Hostile Vehicle Mitigation (HVM) Jargon Buster
Vehicles used for malicious intent pose a significant security threat, chiefly because of the amount of explosives they can contain and the damage the vehicles themselves can do.
The further you can keep hostile vehicles from your building, the less structural damage will be caused. This key security specialism, known as Hostile Vehicle Mitigation, comes with its own set of technical jargon and acronyms.
Use the checklist below to test or expand your knowledge of Hostile Vehicle Mitigation (HVM) terminology:
Vehicle-Borne Improvised Explosive Device (VBIED)
The technical term for a bomb carried inside a vehicle then detonated inside or near to a target location. Typically a car or a lorry is used, but it could be a bus, a boat or even an airliner. This is the main threat that HVM implementations aim to prevent.
This involves analysing a location, including its purpose, its neighbours and its use, taking into account current intelligence on potential targets. Currently, crowded places are deemed under threat. Threat assessment within an HVM context will also weigh up the vulnerability of the location to different types of attack:
- Parked – could hostile vehicles park close to the location?
- Encroachment – are there gaps in your perimeter protection that could be exploited and allow a hostile vehicle to enter your location?
- Penetrative -could a vehicle be used as a weapon to attack a building or a physical perimeter at your location?
- Deception – could a vehicle be adapted to look like a legitimate vehicle to enter the location?
- Duress – could a legitimate driver be coerced into bringing a vehicle containing an IED into your location?
Implementing an HVM solution requires a detailed analysis of your site, possibly involving multiple professional disciplines and organisations. HVM solutions may have to take into account constraints around the architecture of the building, its foundations and any services that are buried underground. You will also have to research land ownership and available space. An investigation into any related planning restrictions for the locations in question may also be needed.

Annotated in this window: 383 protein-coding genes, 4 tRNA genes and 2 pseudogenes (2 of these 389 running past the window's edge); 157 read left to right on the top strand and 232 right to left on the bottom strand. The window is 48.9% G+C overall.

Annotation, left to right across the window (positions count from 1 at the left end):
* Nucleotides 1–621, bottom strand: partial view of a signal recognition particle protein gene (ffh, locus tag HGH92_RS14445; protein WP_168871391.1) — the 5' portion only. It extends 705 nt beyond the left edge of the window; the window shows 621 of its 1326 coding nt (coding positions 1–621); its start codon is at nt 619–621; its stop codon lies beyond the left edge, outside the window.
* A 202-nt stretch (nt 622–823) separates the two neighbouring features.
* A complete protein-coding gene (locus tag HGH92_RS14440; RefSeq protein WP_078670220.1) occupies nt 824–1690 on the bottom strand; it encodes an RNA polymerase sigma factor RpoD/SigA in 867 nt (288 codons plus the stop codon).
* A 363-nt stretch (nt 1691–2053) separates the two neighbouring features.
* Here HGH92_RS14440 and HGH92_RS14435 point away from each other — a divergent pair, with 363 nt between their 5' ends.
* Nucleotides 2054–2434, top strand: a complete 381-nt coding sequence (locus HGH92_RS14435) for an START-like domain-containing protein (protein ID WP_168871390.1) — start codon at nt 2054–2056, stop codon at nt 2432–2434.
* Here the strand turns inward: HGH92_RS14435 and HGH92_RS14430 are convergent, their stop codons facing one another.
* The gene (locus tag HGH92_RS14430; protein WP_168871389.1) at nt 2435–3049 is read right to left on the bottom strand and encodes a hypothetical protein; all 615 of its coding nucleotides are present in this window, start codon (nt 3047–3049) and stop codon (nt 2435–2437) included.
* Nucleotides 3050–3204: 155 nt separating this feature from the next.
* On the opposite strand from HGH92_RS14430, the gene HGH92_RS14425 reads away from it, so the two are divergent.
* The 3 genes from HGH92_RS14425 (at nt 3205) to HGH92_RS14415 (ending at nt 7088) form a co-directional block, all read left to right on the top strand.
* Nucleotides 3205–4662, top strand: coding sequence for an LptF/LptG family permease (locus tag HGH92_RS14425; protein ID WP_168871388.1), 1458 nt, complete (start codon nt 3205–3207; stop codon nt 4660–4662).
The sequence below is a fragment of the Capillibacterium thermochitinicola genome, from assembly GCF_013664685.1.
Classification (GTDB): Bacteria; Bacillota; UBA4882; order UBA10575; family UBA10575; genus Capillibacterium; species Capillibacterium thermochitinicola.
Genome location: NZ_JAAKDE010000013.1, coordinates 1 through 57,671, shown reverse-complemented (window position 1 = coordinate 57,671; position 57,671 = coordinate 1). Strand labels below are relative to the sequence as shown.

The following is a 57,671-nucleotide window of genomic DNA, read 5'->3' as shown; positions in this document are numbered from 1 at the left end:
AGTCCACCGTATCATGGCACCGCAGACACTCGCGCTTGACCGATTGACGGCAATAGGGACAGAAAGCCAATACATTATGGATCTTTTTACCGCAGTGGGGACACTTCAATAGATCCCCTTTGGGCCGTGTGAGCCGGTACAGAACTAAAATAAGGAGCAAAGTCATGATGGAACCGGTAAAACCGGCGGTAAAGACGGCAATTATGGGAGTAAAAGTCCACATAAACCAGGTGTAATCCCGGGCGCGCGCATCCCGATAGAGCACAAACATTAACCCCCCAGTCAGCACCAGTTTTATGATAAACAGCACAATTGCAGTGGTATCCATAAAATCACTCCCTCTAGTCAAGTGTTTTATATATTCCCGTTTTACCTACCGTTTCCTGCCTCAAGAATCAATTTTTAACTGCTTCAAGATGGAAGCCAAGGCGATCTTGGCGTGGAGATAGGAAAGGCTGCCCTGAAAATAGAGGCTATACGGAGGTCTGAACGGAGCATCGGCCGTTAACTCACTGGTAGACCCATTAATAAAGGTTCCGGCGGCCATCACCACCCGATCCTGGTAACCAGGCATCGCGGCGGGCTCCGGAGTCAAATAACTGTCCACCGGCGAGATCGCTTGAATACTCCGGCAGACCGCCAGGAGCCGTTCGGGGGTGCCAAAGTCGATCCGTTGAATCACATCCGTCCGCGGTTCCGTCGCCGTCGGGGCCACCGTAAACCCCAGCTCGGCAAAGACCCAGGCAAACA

Blast Stand-off Distance
A key part of Site Assessment – this is the distance from the site or asset that you want to keep any potential VBIED. It is calculated specifically for each building and will depend on its construction.
By calculating the blast stand-off distance accurately and implementing it robustly, you can mitigate the extent of the damage caused by a VBIED. Of course, the blast stand-off distance you can establish will be dependent on boundary definition, neighbours and existing countermeasures.
The set of options for controlling vehicle access to a site, ranging from excluding vehicles altogether by means of physical barriers, allowing vehicles to enter your site only from a particular controlled access point or considering Traffic Calming measures, such as bends and chicanes.
Vehicle Security Barrier (VSB)
This is a physical security device, over and above general perimeter facilities such as fencing and walls, designed to provide perimeter protection by controlling the ability of vehicles to access an area and enforcing the blast stand-off distance. This barrier plays an integral role in mitigating the vehicle-born threat. A VSB is specifically designed to resist attack and generally made of exceptionally strong materials and requires structural foundations.
There is a wide range of Vehicle Security Barriers available including bollards, enhanced walls and fences. You can even use certain types of trees or water features such as fountains or ponds. The most successful VSBs are those that add something positive to the style and use of the location, such as planters with seasonal colour or reinforced seats.
Vehicle Access Control Point (VACP)
This is not just the point where you allow vehicles to access your site, such as a sliding or rising gate, this is a crucial area for maintaining the integrity of your location’s perimeter. So, as well as a physical means for providing access, you must establish a robust set of procedures for all possible situations that may arise at your VACP, such as emergency access and rejection of vehicles.
There is a range of products available and it is critical to assess these carefully. The key thing is to find a reputable company whose products meet the accepted industry standards and who can work with you to understand the specifications and technical requirements. You can consult with the Counter Terrorism Security Advisor (CTSA) from your local police force for advice in this area.
For more information on this topic, visit www.cpni.gov.uk
Brand & Development Manager, Frontier Pitts